dance of the tarantula and other spider myths

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Right now the American Museum of Natural History is running an exhibition about arachnids called “Spiders Alive!

brown recluse

image via the american museum of natural history

The exclamation is with good reason since the spiders really are alive. Safely ensconced behind glass but alive all the same. I’m not one of those people who gets freaked out by spiders but, even so, there’s something inherently creepy about them. Maybe it’s those wonderfully sinister names, which look like they could be splashed across the title sequence of a fifties B-movie: The Black Widow! The Brown Recluse! Tarantula!

Actually, the tarantula is a good example of how the popular imagination has demonized spiders. The vision of a hairy-legged tarantula coming in through an open window at night is a cinematic shorthand for everything that makes our skin crawl about them.

But even their name is a testament to the mythology of fear we’ve built around them. In ancient times the inhabitants of Taranto, a town in southern Italy, were terrified of a species of wolf spider which lived locally. When they were bitten by the spider the townsfolk would perform a frenetic dance in the belief that this would shake out the poison (though it turns out the spider’s venom was not fatal to humans).

When early European colonizers of the New World were faced with the big hairy spiders of the tropics they recalled the dance of Taranto when finding a name for these creatures. The irony is that tarantulas pose virtually no threat to humans because – counter-intuitive as it might sound – bigger spiders tend to have less powerful venom.

In fact, while most spiders produce venom fewer than one percent are dangerous to humans. That’s just 200 species out of a total of over 42,000. Of course our fear of arachnids is not totally groundless. Some can give you a nasty bite, others can jolt you with a wicked dose of poison and a few of them occasionally kill.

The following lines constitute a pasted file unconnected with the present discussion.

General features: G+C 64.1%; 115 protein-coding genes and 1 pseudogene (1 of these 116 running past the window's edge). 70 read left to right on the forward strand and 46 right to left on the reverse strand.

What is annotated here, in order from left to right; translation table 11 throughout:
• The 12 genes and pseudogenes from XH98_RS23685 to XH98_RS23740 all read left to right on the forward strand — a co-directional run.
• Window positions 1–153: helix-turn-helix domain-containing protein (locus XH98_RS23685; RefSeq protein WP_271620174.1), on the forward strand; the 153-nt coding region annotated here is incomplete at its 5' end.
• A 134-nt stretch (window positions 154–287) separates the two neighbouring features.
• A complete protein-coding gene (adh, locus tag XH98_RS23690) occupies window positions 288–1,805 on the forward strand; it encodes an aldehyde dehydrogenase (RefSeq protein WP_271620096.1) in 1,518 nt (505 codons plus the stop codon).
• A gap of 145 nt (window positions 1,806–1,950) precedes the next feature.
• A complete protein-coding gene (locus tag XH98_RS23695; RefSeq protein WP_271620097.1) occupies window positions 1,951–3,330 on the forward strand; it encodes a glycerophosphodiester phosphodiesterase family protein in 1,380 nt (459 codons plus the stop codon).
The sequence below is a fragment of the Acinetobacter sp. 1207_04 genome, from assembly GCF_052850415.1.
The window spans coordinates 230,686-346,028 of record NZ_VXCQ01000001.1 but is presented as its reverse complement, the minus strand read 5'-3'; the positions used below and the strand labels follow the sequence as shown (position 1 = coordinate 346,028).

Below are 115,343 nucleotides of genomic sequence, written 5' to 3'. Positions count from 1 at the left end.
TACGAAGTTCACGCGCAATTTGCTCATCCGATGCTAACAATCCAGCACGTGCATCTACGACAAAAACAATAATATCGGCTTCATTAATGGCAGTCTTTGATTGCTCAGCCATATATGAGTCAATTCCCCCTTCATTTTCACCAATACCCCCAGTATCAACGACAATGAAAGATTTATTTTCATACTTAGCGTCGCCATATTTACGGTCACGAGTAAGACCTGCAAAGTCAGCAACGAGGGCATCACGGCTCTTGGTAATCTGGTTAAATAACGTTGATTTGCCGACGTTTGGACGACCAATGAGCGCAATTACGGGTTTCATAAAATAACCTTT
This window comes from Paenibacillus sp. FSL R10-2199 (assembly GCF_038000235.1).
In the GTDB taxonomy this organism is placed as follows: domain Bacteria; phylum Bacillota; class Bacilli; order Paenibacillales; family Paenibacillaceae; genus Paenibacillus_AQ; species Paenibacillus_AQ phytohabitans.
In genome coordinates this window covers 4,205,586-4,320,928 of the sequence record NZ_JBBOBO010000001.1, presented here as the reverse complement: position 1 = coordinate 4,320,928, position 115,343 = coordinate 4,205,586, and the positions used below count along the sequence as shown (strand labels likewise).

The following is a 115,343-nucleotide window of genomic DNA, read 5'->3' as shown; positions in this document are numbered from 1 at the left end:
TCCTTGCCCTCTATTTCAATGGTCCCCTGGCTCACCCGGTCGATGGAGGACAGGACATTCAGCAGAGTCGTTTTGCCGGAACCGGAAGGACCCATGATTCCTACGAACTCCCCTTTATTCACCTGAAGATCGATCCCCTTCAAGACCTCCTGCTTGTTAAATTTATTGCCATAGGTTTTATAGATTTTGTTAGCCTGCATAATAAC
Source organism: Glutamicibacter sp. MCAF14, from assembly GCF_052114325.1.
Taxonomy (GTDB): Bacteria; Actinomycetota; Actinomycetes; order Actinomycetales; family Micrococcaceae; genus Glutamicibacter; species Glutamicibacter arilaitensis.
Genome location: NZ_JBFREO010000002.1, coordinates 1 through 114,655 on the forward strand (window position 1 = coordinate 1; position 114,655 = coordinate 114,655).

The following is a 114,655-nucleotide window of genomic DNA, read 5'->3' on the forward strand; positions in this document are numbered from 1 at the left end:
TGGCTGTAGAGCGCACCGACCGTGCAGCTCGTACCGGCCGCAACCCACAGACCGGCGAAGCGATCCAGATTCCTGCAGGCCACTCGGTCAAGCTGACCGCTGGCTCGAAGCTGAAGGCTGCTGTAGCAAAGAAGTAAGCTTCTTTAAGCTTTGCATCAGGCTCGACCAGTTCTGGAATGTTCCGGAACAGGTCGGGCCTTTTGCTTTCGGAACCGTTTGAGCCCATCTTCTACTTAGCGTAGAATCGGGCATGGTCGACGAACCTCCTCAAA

Gooty sapphire ornamental spider

image via the american museum of natural history

Many species of spider are dimorphic, which means the female is larger than the male. This means you’re much worse off getting bitten by a female black widow since she carries more poison. Most humans will survive a bite from a black widow (though you should seek medical help immediately, especially in the case of the elderly or young children). The same cannot always be said of the amorous male black widow who is frequently killed and eaten immediately after mating.

Arachnophobia, or the fear of spiders, is one of the most common phobias. According to some statistics, around 10 percent of men and 50 percent of women have an irrational fear of arachnids, which also include scorpions. If this is really true then you can’t help feeling sorry for the poor spider, who seems fated to suffer from a permanent image crisis. Fortunately for our arachnid cousins, this exhibition goes some way to redressing the balance by explaining just how amazing these creatures are.

Did you know, for example, that spiders have been on earth for 300 million years? Or that they taste with the hairs on their legs? Here’s another interesting tidbit: In the World War II the U.S. Army used black widow silk to make crosshairs for sighting devices on their weaponry. Meanwhile, in 2010 scientists identified a spider silk, from the caerostris darwini species on Madagascar, which is ten times tougher than Kevlar.

the black widow

image via the american museum of natural history

Near the end of this brilliant exhibition there’s a talk by an arachnid expert who takes out a live tarantula to show the crowd. When I was there most of the audience were kids.

“How did you get to work with spiders?” One little boy asked in the Q&A, evidently eyeing the expert’s job for himself.

“It’s simple,” she answered. “You just have to really love them.”

Easier said than done for a lot of us I would imagine.

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